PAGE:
After last week’s Danny and Sophie, I’d like to take a look at a twosome of another generation. Let’s watch as Weldon’s and Maudie’s lives take a profound turn.
|Courtesy of Pixabay|
WELDON AND MAUDIE
On a calm spring day, we sat side by side on a white-painted iron bench in a little park across from the institute. I could smell the lilac of her favorite toilette water even though fragrances from a nearby bed of flowers vied for our attention. The raucous caw of a hidden crow occasionally broke the silence.
A pleasing pattern of wrinkles decorated the soft cheeks of the woman who had graced me with her love and attention for the past fifty years. Age accentuated the curve of her nose and drove the chestnut hues from her hair, but it hadn’t dimmed the blue of her eyes.
“What are you looking at, Weldon Grey?” she asked.
I put a lilt in my voice. “At the sexy gal I married.”
She poked my arm. “Don’t be ridiculous. If I was ever what you’d call sexy, that was a long time ago.”
“Not to me.”
“Hush up, and don’t you dare talk that way in front of our daughter. Where is Mary Jane, anyway?” A frown rearranged her wrinkles.
“She’ll be here soon.”
“Not with that Lonnie Wilson boy, I hope. He seems nice enough, but they’re too young to get serious.” She laid a hand on my arm. “You’ve told her that, haven’t you? She listens to you.”
I avoided her question by grasping her fingers and bringing them to my lips. That brought a nice smile before the frown came back.
“Why are we here?”
“Enjoying a beautiful day in the sun. How long has it been since we took time to do that?” I asked.
“Awhile, I guess.” She turned to view the green lawn and multi-hued bushes shimmering in the light breeze and pointed to the nearby flower bed. “That’s nice. Someone went to a lot of trouble with it.”
“Worth it, I’d say.”
“I ought to be home doing laundry.”
“You did the laundry yesterday. We made sure the day was clear for… for us.”
“I did? But Wednesday is laundry day. Isn’t today Wednesday?”
“It’s Thursday, Maudie.”
“Oh, I can’t keep up with the days anymore.”
I patted her hand and we sat quietly for a few moments.
“Why are we here, Weldon?” Her voice was soft and querulous; the question plaintive.
“Enjoying a pleasant day. Look, there's a robin. Pretty, isn’t it?”
“Robin who?” She adjusted her glasses and glanced around.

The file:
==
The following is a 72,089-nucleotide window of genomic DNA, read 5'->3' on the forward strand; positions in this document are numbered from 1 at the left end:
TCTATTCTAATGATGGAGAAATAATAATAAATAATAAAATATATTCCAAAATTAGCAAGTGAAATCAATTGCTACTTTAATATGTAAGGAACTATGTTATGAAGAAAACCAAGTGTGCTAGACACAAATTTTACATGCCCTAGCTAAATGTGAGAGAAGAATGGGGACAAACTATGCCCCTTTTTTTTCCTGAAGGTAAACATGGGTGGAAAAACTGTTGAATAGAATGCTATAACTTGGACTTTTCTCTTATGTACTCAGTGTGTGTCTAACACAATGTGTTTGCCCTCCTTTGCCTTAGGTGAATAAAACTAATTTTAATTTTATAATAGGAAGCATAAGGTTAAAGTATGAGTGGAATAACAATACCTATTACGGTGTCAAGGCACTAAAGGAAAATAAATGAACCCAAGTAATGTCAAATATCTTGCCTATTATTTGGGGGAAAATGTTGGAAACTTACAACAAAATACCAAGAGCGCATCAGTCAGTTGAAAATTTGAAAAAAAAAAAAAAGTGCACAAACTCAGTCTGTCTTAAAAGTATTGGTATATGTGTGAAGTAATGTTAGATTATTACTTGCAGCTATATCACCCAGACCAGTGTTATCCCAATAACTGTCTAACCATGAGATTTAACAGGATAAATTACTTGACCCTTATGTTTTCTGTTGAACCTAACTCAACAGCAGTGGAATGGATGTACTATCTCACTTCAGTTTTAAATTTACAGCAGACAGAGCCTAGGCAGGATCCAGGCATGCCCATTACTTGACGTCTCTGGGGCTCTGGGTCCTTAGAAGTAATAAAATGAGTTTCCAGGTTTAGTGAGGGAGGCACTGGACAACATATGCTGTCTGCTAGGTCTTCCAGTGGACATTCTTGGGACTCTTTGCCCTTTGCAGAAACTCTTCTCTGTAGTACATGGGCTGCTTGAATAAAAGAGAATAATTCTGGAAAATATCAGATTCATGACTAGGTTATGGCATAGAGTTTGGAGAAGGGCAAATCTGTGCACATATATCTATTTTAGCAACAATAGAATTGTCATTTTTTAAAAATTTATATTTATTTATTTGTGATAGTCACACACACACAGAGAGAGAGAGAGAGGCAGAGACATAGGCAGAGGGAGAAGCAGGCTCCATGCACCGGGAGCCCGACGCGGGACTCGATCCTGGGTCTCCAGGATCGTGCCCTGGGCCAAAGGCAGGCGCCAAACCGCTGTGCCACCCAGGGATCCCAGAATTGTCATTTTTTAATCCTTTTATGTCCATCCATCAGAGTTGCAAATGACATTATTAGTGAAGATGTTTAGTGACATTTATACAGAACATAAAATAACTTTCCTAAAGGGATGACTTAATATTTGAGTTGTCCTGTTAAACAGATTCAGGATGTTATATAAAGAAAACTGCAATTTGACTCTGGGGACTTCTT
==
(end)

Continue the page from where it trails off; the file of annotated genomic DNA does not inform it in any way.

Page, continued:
“A robin red-breast. You know, the harbinger of spring.”
“Oh. A bird.”
She blessed the bird hopping on the lawn with a beatific smile and sighed. “Is this Saturday?”
“No, it’s Thursday.”
“Then why aren’t you at work? Did you take a day off?”
It was my turn to sigh. I had retired three years ago. “Yes. A day off to be with you.”
“Nice of them to give you the day off.”
We watched a blue Ford Fusion park at the curb and disgorge four people. Maudie glanced at me uncertainly. “Let’s give them this bench and go home?”
“No need. We know them.”
I stood as a tall woman of early middle years brushed brown hair from her eyes before giving me a hug. “Hi, Dad. Are you ready?”
“I’m not sure, Mary Jane.”
“It has to be done, you know that.”
“I suppose.” I turned to my son-in-law. “Hello Lonnie. Thanks for coming.”
“Glad to help, Dad.”
Maudie let out a cry and bounced off the bench, snagging a girl and drawing her into a hug. “Mary Jane! You look so pretty today.”
“I’m Gretta, Gran’ma.”
“And there’s that Lonnie Wilson boy. Weldon, you have a talk with him right now. Just like we discussed.”
Fifteen-year-old Kenneth rolled his eyes. “I’m Ken, Gran’ma. Lonnie’s my dad.”
Mary Jane brushed Maudie’s powdered cheek with her lips. “You look pretty today, Mom.”
“Who are you?” The three words held uncertainty.
My daughter smiled through her pain. “Someone who loves you very much. Are we ready to go now?”
“Go? Go where?”
“Just across the street.”
“Are we going to eat?” Maudie asked. “I’m getting hungry.”
“I’m sure they’ll have something for you.”
I took Maudie’s hand and led the way down a slight hill and across the street. Mary Jane and Lonnie followed, trailed by our two grandchildren.
My steps faltered as I approached the entrance to the building, but Mary Jane’s muttered “Dad!” prodded me along. The sign etched into smooth stone over the doorway seemed hateful rather than welcoming. “Woolridge Institute for Alzheimer’s Care.
When I passed through the door, I had little concept of the radical changes my life was about to endure. That came later. I wasn’t prepared for how profoundly I missed the comfort of my dear Maudie. Of how lonely and frightening the nights became. How my flesh crawled each time I forgot and called aloud for my absent wife. Of how inadequate the presence of loved ones and old friends was in filling the void.
I honestly believe our separation was easier on Maudie than it was on me. I’m certain that she missed me, but she was accustomed to living in a world of strangers. I was the only one who remained in her memory banks, and there were even moments when I wasn’t there.
I visited her, of course, until the joy she evidenced upon the sight of me dulled into mild interest, and then merely acceptance. After that, there was no more Weldon and Maudie. There was only the Weldon living in the present and the Maudie living in my memory.
And then came the day I answered the doorbell and found a woman of middle years standing on my porch.
“Can I help you?” I asked.
“Dad! It’s me, Mary Jane.”
Quite a difference between the two stories: One is a tale of a young man teasing his girl and the other is a story of life teasing a couple. Let me know how you enjoyed the story at the Email address provided below.
The following are some links to me and my writing. With the upcoming release of the City of Rocks, I’d like to change the DSP Publications links:
Don Travis Email: email@example.com
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